BY BILLY SUTER
THIS month marks the Johannesburg run of a musical memoir tracing the life of former Soft Shoes pop group member Jervis Pennington, while in Durban a revival of a drama by actor-playwright Ashwin Singh is scheduled for October.
Extraordinarily Ordinary Life, written, composed and performed by Pennington, opened at Montecasino’s Studio theatre on September 22 and runs until October 15. It has been described by one reviewer as a solo work that is raw, brutally honest, uplifting and hilarious.
In 1983, almost 35 years ago and long before Idols, SABC gave us our own national televised talent show, Follow That Star, and it made its winner, Jervis Pennington, an overnight teen idol and household name with his pop group The Soft Shoes and their No 1 song, Elvis Astaire.
As with many before him, in true rock ‘n’ roll tradition, this brush with celebrity at an early age ultimately led Jervis all the way down to Skid Row. This is that story: fiercely funny, at times raw, always self-deprecating.
Jervis, alone on stage with his acoustic guitar, delivers a truly compelling performance: from famous to homeless to fearless.
Performances are at 8pm Wednesday to Fridays, 4pm and 8pm on Saturdays and 3pm on Sundays. Tickets range in price from R130 to R165, with discounts for seniors and students. Booking is at Computicket.
In Durban, Ashwin Singh’s To House, directed by Ralph Lawson, is scheduled to run from October 5 to 7 at the Playhouse Drama. It is presented by The Singh Siblings in association with The Playhouse Company.
First staged at The Playhouse in 2006, To House is said to be as relevant now as it was a decade ago, with South Africa’s continuing racial divisions and increasing class conflicts.
The new staging features a cast including Michael Gritten, Menzi Mkwane, Rowin Munsamy, Sivani Chinappan, Sandile Mthembu and Ashwin Singh.
The drama is set in a multicultural sectional titles development in a typical middle-class Durban suburb. It is essentially about the clash of the conservative cultures which dominate the Durban socio-political landscape in post-apartheid South Africa.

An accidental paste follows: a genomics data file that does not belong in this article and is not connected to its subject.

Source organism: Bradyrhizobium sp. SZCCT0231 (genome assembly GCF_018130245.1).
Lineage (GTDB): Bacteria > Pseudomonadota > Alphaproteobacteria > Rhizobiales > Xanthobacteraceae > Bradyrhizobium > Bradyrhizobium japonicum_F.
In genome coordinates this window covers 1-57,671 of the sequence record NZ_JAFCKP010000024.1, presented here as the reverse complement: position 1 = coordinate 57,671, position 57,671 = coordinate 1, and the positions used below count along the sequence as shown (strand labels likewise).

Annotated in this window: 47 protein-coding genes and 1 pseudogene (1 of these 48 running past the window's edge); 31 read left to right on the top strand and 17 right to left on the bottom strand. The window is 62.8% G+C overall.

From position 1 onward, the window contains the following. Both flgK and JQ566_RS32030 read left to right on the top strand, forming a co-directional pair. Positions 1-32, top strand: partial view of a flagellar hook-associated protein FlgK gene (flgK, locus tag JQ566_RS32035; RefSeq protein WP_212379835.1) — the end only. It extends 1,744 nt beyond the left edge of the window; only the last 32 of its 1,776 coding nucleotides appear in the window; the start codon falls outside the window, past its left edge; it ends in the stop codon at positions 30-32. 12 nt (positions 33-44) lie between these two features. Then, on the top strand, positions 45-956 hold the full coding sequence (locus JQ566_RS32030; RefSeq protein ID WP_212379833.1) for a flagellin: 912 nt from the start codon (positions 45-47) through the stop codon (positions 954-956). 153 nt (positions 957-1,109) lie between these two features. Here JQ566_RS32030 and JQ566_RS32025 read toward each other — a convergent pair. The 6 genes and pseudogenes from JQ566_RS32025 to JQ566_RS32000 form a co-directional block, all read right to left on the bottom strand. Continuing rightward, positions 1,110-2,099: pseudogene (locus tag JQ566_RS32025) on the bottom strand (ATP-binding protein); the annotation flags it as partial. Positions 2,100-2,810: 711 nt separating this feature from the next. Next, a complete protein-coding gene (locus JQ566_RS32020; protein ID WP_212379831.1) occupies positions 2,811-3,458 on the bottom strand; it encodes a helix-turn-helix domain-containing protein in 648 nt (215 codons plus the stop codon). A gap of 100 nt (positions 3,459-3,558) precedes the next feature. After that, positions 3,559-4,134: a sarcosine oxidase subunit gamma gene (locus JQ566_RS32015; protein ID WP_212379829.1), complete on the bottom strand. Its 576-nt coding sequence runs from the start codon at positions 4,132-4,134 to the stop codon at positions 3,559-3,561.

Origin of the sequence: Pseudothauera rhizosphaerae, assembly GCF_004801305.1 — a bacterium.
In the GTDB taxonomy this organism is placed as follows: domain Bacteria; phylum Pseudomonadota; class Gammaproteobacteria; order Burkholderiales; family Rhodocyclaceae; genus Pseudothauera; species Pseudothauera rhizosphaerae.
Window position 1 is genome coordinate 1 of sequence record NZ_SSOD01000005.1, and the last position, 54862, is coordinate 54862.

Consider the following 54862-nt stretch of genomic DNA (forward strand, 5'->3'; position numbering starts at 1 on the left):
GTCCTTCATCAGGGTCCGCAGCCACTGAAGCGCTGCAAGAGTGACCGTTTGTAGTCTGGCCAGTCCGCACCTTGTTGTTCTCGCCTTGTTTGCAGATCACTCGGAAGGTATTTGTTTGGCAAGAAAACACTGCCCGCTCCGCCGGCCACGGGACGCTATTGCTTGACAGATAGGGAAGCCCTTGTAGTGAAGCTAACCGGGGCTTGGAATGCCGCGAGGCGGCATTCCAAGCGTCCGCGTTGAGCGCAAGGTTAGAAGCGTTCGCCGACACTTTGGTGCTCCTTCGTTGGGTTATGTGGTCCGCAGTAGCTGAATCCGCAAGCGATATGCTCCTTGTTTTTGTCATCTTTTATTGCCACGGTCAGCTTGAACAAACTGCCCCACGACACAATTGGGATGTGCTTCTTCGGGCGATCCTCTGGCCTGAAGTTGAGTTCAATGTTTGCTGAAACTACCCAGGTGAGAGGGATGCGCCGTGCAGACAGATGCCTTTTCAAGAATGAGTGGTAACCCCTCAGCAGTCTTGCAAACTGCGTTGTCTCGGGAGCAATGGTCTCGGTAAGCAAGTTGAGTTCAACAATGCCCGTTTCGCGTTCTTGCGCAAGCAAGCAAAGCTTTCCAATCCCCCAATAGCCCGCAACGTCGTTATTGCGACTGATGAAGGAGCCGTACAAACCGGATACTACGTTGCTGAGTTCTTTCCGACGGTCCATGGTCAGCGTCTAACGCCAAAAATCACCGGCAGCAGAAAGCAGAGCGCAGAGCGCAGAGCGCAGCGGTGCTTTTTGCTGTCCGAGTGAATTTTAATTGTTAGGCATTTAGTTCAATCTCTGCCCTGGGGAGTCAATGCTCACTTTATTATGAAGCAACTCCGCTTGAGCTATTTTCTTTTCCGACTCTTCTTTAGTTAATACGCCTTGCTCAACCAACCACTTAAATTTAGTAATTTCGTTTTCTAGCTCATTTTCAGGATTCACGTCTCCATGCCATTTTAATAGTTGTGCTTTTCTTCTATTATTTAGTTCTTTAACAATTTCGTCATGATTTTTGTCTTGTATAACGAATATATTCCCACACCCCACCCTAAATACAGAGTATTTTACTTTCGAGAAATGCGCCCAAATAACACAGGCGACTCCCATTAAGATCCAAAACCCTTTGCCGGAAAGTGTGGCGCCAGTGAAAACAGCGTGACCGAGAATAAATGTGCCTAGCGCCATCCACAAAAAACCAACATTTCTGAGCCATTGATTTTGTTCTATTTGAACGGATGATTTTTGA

The focus is on Jason and Sanjay, who have a tentative friendship based on mutual needs and their increasing condemnation of hotshot lawyer, Sibusiso Khumalo, who lives in the same sectional titles development.
Jason is increasingly alienated from his community and is battling to deal with the consequences of his recent job loss and pending divorce. Sanjay is in a professional battle with Sibusiso and is struggling with his attraction to Sibusiso’s live-in girlfriend, Kajol, which he cannot express.
Meanwhile, Sibusiso longs for greater independence but has to deal with the consequences of Kajol’s mother’s ill treatment by her extended family.
The arrival in the second half of the play of Kajol’s Machiavellian uncle, Deena, serves as a catalyst to expose the truth behind the characters’ courses of action, which ends in a brutal confrontation between Sibusiso and Jason.
To House was first published by UK publications company Aurora Metro Books in the 2006 collective anthology, New South African Plays. In 2013, it became a headline play in Singh’s individual anthology, Durban Dialogues, Indian Voice, also published by Aurora Metro Books. The work has been studied at universities in South Africa, India, Canada and Europe.
Indian scholar Prof Pranav Joshipura presented a paper on the play at the international conference on South African theatre in Brussels this year, and Canadian academic Dr J Coplen Rose wrote a chapter on the play in a new book entitled Relations and Networks in South African Indian Writing.
Singh says he is delighted to be working again with Lawson. The two collaborated earlier this year on the production of Singh’s one-man play, Reoca Light at The Playhouse (performed by Rory Booth).
“Ralph is a meticulous and sensitive director. He also has a substantial appreciation of South Africa’s complex cultural milieu, so I believe he is the perfect director for this work. I am particularly excited to be working with him on this project as it won’t just be as a playwright but also as an actor,” says Singh.
The playwright also believes To House will find an emotional resonance with a wide audience because it deals with real issues in South Africa’s contemporary socio-political landscape and features characters with which people will identify. The innovative set which Lawson has designed will also enhance the play’s visual appeal.
To House is set for 7.30pm performances from Thursday to Saturday, with an additional 3pm Saturday performance. Tickets cost R100, with concessions for pensioners and students. Booking is at Computicket.